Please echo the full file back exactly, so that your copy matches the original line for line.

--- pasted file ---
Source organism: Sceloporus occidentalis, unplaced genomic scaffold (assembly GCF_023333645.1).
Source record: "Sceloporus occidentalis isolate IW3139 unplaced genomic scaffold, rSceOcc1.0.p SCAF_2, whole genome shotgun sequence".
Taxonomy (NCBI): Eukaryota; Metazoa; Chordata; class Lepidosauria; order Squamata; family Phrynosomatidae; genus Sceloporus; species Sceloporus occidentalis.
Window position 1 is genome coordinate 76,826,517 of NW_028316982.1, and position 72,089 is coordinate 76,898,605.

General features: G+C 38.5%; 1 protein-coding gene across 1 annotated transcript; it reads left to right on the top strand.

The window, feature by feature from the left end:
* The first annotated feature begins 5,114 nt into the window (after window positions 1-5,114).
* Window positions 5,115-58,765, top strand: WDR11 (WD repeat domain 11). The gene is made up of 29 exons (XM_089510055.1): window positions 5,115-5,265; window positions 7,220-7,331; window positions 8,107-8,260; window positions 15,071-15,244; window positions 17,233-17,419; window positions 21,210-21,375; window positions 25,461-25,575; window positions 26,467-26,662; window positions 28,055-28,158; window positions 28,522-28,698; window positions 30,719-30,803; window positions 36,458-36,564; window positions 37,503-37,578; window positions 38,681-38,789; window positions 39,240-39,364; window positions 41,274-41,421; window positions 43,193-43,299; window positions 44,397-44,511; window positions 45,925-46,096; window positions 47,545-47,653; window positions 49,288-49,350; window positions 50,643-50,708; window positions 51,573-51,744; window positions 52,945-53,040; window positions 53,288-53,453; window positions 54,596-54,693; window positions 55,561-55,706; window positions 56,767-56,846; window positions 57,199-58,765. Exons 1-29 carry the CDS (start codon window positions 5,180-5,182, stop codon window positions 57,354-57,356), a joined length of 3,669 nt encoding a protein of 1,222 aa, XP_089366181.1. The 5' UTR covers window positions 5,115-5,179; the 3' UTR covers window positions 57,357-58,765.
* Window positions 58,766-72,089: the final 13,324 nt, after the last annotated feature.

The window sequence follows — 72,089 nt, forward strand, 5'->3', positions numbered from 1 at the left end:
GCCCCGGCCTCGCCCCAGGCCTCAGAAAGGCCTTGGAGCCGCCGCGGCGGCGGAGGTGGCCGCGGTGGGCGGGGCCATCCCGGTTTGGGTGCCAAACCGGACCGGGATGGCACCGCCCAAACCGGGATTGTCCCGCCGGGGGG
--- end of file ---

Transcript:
Source organism: Sceloporus occidentalis, unplaced genomic scaffold (assembly GCF_023333645.1).
Source record: "Sceloporus occidentalis isolate IW3139 unplaced genomic scaffold, rSceOcc1.0.p SCAF_2, whole genome shotgun sequence".
Taxonomy (NCBI): Eukaryota; Metazoa; Chordata; class Lepidosauria; order Squamata; family Phrynosomatidae; genus Sceloporus; species Sceloporus occidentalis.
Window position 1 is genome coordinate 76,826,517 of NW_028316982.1, and position 72,089 is coordinate 76,898,605.

General features: G+C 38.5%; 1 protein-coding gene across 1 annotated transcript; it reads left to right on the top strand.

The window, feature by feature from the left end:
* The first annotated feature begins 5,114 nt into the window (after window positions 1-5,114).
* Window positions 5,115-58,765, top strand: WDR11 (WD repeat domain 11). The gene is made up of 29 exons (XM_089510055.1): window positions 5,115-5,265; window positions 7,220-7,331; window positions 8,107-8,260; window positions 15,071-15,244; window positions 17,233-17,419; window positions 21,210-21,375; window positions 25,461-25,575; window positions 26,467-26,662; window positions 28,055-28,158; window positions 28,522-28,698; window positions 30,719-30,803; window positions 36,458-36,564; window positions 37,503-37,578; window positions 38,681-38,789; window positions 39,240-39,364; window positions 41,274-41,421; window positions 43,193-43,299; window positions 44,397-44,511; window positions 45,925-46,096; window positions 47,545-47,653; window positions 49,288-49,350; window positions 50,643-50,708; window positions 51,573-51,744; window positions 52,945-53,040; window positions 53,288-53,453; window positions 54,596-54,693; window positions 55,561-55,706; window positions 56,767-56,846; window positions 57,199-58,765. Exons 1-29 carry the CDS (start codon window positions 5,180-5,182, stop codon window positions 57,354-57,356), a joined length of 3,669 nt encoding a protein of 1,222 aa, XP_089366181.1. The 5' UTR covers window positions 5,115-5,179; the 3' UTR covers window positions 57,357-58,765.
* Window positions 58,766-72,089: the final 13,324 nt, after the last annotated feature.

The window sequence follows — 72,089 nt, forward strand, 5'->3', positions numbered from 1 at the left end:
GCCCCGGCCTCGCCCCAGGCCTCAGAAAGGCCTTGGAGCCGCCGCGGCGGCGGAGGTGGCCGCGGTGGGCGGGGCCATCCCGGTTTGGGTGCCAAACCGGACCGGGATGGCACCGCCCAAACCGGGATTGTCCCGCCGGGGGG